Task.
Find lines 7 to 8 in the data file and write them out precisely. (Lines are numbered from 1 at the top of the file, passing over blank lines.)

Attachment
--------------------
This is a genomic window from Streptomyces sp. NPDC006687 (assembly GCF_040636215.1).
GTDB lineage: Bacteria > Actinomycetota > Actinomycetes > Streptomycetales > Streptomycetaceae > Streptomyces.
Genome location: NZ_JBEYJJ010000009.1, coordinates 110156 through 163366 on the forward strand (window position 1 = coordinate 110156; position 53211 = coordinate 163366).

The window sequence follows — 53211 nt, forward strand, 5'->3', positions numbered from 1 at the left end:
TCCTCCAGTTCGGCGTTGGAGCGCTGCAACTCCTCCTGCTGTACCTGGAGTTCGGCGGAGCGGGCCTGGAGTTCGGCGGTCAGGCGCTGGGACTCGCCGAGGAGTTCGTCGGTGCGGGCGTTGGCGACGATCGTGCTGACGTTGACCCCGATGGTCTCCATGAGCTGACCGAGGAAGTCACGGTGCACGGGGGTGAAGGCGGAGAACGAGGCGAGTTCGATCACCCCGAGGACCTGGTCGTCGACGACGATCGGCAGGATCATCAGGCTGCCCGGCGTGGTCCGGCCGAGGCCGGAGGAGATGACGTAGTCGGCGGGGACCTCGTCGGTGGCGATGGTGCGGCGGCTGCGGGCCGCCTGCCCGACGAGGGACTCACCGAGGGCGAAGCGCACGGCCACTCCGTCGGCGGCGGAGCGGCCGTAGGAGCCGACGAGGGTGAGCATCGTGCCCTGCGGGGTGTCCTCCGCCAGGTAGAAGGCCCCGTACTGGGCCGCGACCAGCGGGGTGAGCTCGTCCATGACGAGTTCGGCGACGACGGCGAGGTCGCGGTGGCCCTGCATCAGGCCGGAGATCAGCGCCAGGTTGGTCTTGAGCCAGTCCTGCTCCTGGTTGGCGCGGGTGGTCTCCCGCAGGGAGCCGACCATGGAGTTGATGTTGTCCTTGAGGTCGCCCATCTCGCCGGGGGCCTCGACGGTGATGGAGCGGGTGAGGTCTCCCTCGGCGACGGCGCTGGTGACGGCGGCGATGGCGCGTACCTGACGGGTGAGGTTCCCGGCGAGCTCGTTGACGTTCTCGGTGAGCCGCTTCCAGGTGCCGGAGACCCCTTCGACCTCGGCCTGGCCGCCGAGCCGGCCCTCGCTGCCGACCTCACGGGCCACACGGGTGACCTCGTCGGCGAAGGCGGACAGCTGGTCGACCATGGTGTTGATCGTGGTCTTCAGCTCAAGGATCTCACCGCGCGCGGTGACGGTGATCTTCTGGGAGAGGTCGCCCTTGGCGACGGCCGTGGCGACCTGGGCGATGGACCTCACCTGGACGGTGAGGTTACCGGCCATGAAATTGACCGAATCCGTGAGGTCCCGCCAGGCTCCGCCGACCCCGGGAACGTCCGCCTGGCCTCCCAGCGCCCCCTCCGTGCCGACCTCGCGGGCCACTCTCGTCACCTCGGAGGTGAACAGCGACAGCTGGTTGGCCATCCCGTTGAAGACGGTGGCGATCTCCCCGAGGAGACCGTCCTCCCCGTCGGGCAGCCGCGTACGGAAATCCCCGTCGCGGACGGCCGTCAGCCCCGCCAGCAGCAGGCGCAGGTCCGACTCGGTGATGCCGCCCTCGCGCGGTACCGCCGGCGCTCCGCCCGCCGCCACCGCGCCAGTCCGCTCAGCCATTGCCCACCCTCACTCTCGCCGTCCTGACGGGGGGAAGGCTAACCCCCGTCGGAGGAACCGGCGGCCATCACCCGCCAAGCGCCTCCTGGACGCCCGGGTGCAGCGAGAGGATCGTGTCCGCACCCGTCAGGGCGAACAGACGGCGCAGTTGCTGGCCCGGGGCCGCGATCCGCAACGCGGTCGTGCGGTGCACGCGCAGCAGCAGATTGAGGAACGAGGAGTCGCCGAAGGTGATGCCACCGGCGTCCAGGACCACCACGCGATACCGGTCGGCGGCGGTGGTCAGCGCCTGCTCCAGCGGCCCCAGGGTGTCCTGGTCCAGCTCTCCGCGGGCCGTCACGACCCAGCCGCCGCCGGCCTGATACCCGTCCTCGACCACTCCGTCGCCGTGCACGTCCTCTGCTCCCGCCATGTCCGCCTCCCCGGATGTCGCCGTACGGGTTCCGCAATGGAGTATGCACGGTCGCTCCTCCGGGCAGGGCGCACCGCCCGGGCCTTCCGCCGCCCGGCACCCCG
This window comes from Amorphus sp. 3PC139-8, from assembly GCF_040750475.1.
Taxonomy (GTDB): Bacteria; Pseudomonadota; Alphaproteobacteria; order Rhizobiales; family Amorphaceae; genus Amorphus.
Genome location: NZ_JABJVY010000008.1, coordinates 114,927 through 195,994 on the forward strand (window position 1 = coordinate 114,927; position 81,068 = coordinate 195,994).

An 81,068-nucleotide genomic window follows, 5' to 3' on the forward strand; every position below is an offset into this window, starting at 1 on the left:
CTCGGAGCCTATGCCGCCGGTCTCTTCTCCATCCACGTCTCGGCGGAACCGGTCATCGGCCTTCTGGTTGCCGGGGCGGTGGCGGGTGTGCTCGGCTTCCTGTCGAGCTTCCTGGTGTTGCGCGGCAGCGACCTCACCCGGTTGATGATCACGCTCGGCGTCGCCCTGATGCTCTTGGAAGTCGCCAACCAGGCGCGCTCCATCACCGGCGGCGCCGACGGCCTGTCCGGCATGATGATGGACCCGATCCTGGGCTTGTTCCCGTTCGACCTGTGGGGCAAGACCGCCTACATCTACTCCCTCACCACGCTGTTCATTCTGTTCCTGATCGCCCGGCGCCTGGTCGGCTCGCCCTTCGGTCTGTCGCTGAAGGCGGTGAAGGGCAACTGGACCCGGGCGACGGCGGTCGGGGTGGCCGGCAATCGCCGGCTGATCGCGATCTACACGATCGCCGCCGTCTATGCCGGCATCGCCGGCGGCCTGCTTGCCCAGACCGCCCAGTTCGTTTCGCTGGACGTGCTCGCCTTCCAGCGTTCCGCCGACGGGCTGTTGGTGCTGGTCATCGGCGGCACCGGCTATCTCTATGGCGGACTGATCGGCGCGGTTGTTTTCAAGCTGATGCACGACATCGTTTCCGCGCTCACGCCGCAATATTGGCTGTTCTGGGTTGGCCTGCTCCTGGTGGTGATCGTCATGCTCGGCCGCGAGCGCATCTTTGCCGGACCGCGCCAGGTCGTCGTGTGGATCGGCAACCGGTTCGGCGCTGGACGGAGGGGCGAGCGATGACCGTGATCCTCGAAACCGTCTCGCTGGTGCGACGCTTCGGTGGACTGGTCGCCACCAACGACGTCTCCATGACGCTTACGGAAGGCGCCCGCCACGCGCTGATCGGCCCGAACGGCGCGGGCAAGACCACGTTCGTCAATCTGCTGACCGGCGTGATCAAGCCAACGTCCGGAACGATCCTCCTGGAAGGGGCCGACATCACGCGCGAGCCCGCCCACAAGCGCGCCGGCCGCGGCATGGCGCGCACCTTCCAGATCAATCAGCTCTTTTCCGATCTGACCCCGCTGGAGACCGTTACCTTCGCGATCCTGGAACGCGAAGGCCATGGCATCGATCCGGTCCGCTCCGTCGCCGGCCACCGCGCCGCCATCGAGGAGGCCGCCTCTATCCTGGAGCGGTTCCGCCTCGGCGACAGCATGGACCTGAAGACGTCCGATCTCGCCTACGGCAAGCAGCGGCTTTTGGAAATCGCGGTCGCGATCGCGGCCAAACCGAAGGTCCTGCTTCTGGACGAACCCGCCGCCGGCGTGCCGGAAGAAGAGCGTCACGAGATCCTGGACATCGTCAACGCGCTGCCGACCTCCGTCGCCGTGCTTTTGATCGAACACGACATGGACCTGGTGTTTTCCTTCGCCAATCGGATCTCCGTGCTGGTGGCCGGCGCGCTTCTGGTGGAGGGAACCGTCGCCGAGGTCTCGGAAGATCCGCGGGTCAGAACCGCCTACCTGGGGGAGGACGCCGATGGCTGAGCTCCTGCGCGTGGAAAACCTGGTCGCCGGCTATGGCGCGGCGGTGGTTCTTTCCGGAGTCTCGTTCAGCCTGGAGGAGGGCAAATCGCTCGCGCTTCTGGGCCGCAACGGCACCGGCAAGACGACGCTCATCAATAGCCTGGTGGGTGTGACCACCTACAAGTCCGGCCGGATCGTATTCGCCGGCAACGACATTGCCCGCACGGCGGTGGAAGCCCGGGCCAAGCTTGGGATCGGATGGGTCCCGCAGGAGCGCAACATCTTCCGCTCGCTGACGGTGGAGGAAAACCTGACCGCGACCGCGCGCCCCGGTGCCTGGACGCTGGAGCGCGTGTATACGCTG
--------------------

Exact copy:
Taxonomy (GTDB): Bacteria; Pseudomonadota; Alphaproteobacteria; order Rhizobiales; family Amorphaceae; genus Amorphus.
Genome location: NZ_JABJVY010000008.1, coordinates 114,927 through 195,994 on the forward strand (window position 1 = coordinate 114,927; position 81,068 = coordinate 195,994).